Anchor Like a Pro!

My husband and I lived in the U.S. Virgin Islands for 7 years, and occasionally we were blessed with the opportunity to spend a night or two on a friend’s sailboat. We would sail to the British Virgin Islands, drop anchor near Tortola, and fire up the BBQ grill so we could eat while enjoying the sunset.

Now imagine the captain had forgotten where he was supposed to set the anchor. What if he hung the anchor at the bow? That wouldn’t work; the sailboat would surely float back to the U.S. islands while we were sleeping. If he set it down on the deck, that would fail to hold the boat steady as well. Now if he put it down in the hold, the anchor would be closer to the water, but it still wouldn’t keep the sailboat in place.

The only way the anchor would work is if the captain threw it down deep in the water. And that makes me wonder … have you dropped an anchor into the musical world of dulcimers? Or are you just floating around aimlessly?

I believe we all need to set our anchors for short periods of time, at different places. Some of my personal anchors have been …

  • Dulcimer Crossing:  Learn the ropes with our website. I have gone through all the lessons offered for hammered dulcimer players on our website. Even with my experience, I always learn something new in every lesson.

  • Private Teachers:  Put a good teacher at the helm of your musical journey, especially as a beginner. Peggy Carter is the person who got me started off on the right foot. Then I followed Rick Thum's teachings because he built my first two hammered dulcimers, and I learned every tune he taught on his CDs (back in the day).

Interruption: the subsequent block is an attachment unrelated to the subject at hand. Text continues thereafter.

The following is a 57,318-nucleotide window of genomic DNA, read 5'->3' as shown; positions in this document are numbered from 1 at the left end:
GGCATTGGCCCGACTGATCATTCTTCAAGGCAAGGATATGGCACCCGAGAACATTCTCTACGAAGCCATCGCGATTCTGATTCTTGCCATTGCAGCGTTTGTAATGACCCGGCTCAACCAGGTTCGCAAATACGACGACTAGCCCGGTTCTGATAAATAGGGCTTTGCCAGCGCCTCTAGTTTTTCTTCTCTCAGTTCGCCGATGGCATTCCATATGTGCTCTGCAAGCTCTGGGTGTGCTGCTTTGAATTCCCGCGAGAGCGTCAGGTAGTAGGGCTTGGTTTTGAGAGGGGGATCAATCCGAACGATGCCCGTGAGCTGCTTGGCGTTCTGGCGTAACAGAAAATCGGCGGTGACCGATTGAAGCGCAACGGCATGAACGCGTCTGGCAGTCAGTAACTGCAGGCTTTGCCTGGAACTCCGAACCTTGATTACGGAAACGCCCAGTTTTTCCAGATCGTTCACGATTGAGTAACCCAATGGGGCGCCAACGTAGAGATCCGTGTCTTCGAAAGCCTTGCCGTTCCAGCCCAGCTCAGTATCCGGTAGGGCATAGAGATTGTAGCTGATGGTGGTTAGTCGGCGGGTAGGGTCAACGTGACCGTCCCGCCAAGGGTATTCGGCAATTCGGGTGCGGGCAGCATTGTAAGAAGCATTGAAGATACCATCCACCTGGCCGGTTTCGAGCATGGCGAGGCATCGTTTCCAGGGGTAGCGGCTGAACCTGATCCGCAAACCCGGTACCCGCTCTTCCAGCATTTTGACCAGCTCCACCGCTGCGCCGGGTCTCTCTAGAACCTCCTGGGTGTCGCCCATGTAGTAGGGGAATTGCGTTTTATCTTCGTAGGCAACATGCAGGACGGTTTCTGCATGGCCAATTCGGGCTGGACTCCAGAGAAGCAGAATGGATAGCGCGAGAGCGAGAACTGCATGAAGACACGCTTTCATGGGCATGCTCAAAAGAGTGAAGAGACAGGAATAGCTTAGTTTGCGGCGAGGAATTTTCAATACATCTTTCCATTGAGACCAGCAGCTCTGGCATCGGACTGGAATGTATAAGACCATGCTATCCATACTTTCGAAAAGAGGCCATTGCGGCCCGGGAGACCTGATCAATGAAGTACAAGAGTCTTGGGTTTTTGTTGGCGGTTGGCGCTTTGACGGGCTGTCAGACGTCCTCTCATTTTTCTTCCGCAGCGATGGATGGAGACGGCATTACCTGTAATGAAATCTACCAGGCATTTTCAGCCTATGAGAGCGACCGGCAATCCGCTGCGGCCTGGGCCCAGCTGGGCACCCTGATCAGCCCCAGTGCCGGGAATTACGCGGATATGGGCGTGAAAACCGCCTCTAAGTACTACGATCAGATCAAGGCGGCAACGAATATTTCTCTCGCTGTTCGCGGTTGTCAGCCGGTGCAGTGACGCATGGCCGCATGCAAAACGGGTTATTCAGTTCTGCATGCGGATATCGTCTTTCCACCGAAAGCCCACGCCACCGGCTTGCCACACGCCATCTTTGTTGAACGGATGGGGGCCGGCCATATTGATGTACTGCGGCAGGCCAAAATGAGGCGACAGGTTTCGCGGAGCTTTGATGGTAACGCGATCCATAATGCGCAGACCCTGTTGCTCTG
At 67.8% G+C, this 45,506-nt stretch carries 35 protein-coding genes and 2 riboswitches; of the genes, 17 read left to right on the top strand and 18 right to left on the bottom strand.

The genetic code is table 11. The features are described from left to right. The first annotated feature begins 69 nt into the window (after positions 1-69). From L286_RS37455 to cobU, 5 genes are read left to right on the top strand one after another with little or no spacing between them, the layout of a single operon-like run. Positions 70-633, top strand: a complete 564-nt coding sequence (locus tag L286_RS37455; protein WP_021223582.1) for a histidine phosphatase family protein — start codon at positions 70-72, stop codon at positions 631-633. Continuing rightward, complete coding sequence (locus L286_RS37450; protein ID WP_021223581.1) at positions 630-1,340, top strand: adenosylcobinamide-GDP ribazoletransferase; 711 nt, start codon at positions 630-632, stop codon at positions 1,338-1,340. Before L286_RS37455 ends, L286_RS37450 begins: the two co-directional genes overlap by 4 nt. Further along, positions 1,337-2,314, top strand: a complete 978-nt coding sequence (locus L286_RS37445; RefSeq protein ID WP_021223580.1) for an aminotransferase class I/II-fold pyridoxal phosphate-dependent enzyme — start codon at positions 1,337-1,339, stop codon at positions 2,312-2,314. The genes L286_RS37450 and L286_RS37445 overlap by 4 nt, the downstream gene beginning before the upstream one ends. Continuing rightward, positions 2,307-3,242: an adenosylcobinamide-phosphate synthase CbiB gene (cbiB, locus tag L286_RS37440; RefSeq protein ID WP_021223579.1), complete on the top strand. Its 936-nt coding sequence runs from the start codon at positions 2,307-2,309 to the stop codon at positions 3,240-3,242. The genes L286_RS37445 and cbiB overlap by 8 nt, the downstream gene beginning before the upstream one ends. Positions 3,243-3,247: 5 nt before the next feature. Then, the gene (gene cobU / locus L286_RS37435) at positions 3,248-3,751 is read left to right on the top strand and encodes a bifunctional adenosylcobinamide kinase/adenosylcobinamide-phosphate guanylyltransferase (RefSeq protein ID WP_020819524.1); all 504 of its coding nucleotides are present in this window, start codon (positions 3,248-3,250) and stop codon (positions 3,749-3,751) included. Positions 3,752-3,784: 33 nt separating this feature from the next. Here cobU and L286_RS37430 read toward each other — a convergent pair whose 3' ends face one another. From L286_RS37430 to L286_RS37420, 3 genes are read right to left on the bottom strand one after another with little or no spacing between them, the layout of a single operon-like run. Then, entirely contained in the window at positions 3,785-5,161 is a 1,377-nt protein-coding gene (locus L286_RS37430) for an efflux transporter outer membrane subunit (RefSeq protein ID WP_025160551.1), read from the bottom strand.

• Goal Lists:  Catch the wind with a goal list. I have found that what I write down, I usually accomplish. I almost always have a deadline attached to the goal list and tend to keep my nose to the grindstone until it’s done.

On the other hand, you don’t want to leave that anchor in the same place forever. You need to lift the anchor occasionally and move on to deeper waters. That’s the only way you will advance. Some new horizons could include …

  • Festivals:  Catch the wind and sail along to any nearby festivals. I find the fellowship and encouragement of fellow dulcimerists highly motivating. I’m still on a high for a long time after the festival has ended. 

  • Concerts:  Be sure to get on board for concerts – both online and in person. Listen for new and unusual arrangements of old familiar tunes at a concert. They will spark your imagination for creating your own arrangements.

Don’t be a landlubber, left high and dry with no tunes at your fingertips. Navigate the waterways of learning new songs, and discover how to tie the knots of new techniques. Then you can sail into the sunset with the wind at your back and a new song on your dulcimer.

Happy dulcimering,



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